The incredible film that you'll really believe they shot in space. Sandra Bullock is a scientist from a space station that's been destroyed by orbital debris. The next 90 minutes are her fight for survival, with little help, in the most hostile environment there is. It's a stunning technical achievement, and the movies says a lot about our reliance on technology, and questions whether it's made us lose sight of more important things. Bullock's emergence from the shallow lake back on Earth at the end seems to point to a rebirth for humanity, stripped of the gadgets that have divorced us from a close relationship with nature and ourselves. Alfonse Cuaron (Children of Men) directed this masterpiece. Perhaps an American director would have duplicated the special effects, but I doubt they would have included the existential seasoning, which makes the film truly great.

Thor: The Dark World

The second Thor film, as Marvel continues its annual colonization of the cinemaplex. The whole thing gets off to a rather lumbering, slow start, but quickly picks up steam. Thor faces a powerful villain, on top of dealing with the machinations of his wayward brother, Loki (Tom Hiddleston). The conceit of the action traversing through different dimensions as it happened was an interesting twist, and made for some great setpieces. I think some of the warmer aspects of the character from the comic are missing, but Marvel's “Superman” does need big cosmic stories. Very satisfying, but mostly in a four-color way.

12 Years A Slave

For me, the best film of the year. The true story of Solomon Northup, a free black man who's kidnapped by Southern slave traders and sold into slavery in Louisiana. It's based on the memoir he published back in 1853 about his horrible experience. I don't know why it took an English director (Steve McQueen) to make the most honest portrait of an institution that remains the shame of a nation. Maybe we still can't face what happened then, in all of its evil and brutality. Chiwetel Ejiofor plays Northup, and the pain that the man endured is indelibly etched on his face throughout the entire film. This is one for the ages.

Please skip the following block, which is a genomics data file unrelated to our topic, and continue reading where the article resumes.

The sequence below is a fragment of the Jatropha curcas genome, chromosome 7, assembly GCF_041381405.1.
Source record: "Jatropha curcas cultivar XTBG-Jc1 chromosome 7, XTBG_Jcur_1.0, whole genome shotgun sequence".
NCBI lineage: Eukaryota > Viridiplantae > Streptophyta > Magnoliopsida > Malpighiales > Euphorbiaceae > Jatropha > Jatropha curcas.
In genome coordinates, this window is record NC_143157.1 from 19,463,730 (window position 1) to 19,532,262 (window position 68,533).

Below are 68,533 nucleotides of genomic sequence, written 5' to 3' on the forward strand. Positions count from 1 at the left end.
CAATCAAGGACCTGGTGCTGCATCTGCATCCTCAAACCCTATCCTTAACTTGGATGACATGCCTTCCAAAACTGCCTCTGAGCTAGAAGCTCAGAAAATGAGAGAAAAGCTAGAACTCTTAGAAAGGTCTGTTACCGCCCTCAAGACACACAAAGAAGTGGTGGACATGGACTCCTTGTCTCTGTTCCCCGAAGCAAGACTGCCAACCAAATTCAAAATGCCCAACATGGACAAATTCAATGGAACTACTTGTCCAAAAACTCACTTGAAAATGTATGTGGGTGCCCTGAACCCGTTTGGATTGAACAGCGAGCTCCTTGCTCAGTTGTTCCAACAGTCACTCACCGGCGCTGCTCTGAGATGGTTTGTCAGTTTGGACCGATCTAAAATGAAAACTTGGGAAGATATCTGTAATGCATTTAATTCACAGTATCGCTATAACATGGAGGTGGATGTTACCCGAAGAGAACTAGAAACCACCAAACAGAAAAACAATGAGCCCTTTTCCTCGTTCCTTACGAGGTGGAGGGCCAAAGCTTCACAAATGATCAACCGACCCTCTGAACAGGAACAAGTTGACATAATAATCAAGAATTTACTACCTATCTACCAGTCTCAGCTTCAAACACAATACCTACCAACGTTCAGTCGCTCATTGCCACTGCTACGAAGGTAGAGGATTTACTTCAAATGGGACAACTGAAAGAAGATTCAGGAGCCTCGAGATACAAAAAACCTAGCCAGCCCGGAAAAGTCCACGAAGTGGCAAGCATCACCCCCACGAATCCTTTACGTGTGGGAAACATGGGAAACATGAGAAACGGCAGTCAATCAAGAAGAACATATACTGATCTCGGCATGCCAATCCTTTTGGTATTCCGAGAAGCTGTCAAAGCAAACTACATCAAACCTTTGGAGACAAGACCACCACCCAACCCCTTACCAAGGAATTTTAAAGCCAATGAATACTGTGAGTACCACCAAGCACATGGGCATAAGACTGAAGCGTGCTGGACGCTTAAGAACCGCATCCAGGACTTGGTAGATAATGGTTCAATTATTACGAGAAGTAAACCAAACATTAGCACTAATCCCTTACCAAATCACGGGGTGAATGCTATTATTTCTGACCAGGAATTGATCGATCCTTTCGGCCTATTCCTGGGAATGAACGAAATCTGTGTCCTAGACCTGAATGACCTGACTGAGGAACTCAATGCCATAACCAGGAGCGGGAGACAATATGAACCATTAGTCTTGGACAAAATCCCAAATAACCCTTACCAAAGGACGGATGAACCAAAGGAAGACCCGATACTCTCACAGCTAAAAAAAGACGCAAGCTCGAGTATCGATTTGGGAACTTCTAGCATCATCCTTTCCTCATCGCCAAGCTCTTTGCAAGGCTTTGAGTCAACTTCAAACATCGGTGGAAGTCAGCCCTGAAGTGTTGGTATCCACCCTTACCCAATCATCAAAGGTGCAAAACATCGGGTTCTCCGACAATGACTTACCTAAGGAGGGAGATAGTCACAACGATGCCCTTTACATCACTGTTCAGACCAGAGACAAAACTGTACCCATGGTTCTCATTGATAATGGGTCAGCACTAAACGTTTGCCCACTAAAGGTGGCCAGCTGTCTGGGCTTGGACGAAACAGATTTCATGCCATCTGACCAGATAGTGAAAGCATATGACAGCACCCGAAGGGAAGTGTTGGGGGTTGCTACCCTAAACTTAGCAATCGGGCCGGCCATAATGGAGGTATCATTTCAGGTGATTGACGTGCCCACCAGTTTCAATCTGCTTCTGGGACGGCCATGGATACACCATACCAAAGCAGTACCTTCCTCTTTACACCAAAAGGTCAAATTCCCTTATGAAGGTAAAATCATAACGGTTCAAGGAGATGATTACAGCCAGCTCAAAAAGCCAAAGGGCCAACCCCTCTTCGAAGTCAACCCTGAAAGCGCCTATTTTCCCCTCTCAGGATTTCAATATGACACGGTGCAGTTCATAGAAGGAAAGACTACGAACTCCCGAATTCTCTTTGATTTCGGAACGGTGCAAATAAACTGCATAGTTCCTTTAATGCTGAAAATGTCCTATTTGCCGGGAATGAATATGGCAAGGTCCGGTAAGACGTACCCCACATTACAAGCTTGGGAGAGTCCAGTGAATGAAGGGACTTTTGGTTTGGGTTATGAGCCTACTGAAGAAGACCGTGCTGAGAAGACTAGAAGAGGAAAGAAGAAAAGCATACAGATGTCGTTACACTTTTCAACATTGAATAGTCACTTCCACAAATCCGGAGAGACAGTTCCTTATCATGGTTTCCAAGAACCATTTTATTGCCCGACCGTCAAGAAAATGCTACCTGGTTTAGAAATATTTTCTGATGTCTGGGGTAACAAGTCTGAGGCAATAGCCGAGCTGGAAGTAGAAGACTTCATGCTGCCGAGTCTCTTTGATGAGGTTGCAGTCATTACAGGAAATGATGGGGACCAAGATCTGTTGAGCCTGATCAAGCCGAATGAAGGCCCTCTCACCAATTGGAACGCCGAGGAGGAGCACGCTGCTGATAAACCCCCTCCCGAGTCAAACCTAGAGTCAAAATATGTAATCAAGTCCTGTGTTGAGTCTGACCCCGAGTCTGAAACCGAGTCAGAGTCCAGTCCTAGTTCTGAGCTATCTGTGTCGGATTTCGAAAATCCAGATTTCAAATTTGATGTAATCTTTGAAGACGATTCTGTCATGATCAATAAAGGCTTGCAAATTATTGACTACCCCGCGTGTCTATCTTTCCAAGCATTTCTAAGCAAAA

American Hustle

Director David O. Russell returns with his story of the Abscam operation of the late 70s, when several congressmen were caught in an FBI sting operation involving fake Arab sheiks and large sums of money. This film boasts a great cast, led by the reliably fascinating Christian Bale, as he morphs into an overweight, neurotic con man who still manages to filch your sympathy. Russell's camera is fluid and the dialogue is rich and sinuous. The film ably captures a slippery decade and its equally slippery inhabitants.

The Wolf Of Wall Street


Scorsese is back in vintage form, with a film highly reminiscent of his classic, Goodfellas. Instead of the mob being the focus though, it's Wall Street. Leo DiCaprio plays Jordan Belfort, a small time trader who rose to heady heights when he began manipulating his clients through sheer force of a talent for salesmanship. The other star of the film is cocaine, which is snorted regularly and praised generously as an indispensable aid in doing the job. There are some hilarious moments as the inevitable downward spiral begins. Belfort's hubris gets the better of him, and consequently so do the Feds. It's another glimpse into the decadent world of high finance, which seems to be constantly fertile ground for this kind of story. We don't seem to learn anything from them however, as the party just goes on. This one clocks in at three full hours, and could've been edited down by about 20 minutes and lost none of its power. This is a small criticism at best though. At 71, Scorsese still has his gift.


There are some films I didn't get to see in time, such as Inside Llewyn Davis, and All Is Lost, but maybe I'll include those in later posts. I hope your cinematic choices offer as much satisfaction as mine did for me. Whatever you do, for God's sake, don't just limit yourself to the animated crap your kids want to lap up. Expand your horizons to the adult world!